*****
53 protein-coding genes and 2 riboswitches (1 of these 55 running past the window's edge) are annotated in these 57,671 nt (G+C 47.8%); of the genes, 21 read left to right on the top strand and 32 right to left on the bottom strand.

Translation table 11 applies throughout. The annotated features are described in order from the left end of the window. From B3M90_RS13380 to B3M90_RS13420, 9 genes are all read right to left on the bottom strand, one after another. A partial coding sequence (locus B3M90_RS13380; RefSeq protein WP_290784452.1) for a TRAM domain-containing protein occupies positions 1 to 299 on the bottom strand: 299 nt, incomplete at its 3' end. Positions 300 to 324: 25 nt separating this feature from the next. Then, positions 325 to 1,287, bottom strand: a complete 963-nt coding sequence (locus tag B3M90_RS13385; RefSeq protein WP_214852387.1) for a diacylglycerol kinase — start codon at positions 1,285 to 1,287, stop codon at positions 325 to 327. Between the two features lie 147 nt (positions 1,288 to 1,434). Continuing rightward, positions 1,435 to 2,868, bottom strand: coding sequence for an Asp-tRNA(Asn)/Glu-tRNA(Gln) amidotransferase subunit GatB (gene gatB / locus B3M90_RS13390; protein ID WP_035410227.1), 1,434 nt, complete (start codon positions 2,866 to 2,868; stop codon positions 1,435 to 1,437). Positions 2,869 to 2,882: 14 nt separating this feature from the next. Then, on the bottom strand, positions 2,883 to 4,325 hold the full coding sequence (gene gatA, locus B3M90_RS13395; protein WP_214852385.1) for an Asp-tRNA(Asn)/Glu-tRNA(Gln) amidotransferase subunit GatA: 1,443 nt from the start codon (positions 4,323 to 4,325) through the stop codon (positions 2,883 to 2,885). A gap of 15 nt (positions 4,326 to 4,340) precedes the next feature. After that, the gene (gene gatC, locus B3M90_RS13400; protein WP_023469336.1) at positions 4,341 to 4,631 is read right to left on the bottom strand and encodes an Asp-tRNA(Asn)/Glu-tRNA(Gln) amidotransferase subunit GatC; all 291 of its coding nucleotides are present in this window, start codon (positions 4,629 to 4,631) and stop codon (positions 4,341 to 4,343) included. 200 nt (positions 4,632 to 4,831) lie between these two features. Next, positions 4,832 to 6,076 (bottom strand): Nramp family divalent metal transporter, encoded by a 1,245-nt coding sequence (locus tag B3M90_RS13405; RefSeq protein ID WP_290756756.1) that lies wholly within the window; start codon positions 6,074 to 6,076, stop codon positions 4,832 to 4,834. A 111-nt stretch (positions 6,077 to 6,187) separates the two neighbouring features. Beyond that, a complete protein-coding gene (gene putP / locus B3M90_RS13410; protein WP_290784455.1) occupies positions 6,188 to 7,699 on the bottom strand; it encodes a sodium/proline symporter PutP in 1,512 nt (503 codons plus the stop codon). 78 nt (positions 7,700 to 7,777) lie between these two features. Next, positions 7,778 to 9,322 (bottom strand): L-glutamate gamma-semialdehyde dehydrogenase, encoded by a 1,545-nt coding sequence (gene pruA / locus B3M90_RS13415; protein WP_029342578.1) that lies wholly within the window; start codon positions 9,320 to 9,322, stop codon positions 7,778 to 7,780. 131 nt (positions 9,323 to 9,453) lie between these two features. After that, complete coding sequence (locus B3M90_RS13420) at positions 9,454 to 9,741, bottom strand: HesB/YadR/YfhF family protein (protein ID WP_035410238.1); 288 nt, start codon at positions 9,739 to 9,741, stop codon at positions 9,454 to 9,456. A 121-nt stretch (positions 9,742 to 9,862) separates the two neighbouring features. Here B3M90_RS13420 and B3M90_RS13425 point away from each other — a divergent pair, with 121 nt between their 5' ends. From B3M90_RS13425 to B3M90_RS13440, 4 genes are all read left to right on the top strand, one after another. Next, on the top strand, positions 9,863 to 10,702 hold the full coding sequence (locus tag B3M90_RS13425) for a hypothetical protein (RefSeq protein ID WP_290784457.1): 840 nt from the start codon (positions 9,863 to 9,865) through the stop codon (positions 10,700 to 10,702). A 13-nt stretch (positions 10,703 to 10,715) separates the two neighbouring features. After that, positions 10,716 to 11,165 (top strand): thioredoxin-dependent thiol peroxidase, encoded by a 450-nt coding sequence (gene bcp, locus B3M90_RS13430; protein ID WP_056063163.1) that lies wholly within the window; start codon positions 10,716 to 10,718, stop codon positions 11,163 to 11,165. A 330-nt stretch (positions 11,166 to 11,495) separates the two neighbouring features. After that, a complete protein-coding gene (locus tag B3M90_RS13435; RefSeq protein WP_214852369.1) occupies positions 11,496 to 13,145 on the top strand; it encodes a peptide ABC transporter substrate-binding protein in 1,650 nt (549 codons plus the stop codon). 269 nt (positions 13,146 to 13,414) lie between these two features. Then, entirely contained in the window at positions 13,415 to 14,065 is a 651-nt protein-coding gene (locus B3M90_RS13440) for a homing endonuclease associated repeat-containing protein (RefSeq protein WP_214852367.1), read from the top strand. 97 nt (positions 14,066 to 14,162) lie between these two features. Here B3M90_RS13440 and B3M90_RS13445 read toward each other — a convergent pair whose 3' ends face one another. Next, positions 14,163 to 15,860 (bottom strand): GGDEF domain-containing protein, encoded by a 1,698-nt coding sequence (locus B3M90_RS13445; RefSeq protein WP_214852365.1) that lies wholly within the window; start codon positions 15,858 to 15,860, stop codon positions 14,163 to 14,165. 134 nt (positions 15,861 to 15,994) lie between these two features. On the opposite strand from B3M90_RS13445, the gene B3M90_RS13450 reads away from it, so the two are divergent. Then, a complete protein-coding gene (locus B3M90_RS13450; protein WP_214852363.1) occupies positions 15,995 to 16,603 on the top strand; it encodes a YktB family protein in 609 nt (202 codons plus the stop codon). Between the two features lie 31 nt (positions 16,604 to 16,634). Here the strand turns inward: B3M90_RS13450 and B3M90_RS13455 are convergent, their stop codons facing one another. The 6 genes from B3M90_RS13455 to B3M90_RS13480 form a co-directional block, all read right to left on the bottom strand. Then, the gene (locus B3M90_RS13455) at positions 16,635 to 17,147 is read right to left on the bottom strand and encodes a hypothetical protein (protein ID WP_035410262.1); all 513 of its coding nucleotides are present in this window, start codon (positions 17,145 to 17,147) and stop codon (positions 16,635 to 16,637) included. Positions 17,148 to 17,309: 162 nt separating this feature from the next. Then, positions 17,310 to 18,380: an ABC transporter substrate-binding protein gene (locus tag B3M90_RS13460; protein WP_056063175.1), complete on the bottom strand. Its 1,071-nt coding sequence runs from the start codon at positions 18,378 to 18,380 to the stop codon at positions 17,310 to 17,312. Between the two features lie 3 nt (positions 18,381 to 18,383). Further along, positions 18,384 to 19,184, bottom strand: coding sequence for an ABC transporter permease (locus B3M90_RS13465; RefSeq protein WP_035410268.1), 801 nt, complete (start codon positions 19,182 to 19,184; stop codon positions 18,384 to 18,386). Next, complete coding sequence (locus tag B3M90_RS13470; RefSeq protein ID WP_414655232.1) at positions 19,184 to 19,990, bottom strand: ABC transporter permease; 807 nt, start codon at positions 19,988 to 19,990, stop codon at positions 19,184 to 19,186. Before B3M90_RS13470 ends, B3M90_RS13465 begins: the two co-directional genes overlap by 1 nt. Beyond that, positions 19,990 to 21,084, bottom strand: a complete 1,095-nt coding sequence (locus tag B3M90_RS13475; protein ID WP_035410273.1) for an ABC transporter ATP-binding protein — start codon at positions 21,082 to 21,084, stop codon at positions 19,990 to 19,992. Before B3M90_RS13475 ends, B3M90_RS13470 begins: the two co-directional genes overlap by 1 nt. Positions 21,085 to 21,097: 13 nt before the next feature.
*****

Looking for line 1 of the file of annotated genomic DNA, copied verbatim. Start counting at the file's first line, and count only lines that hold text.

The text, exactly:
53 protein-coding genes and 2 riboswitches (1 of these 55 running past the window's edge) are annotated in these 57,671 nt (G+C 47.8%); of the genes, 21 read left to right on the top strand and 32 right to left on the bottom strand.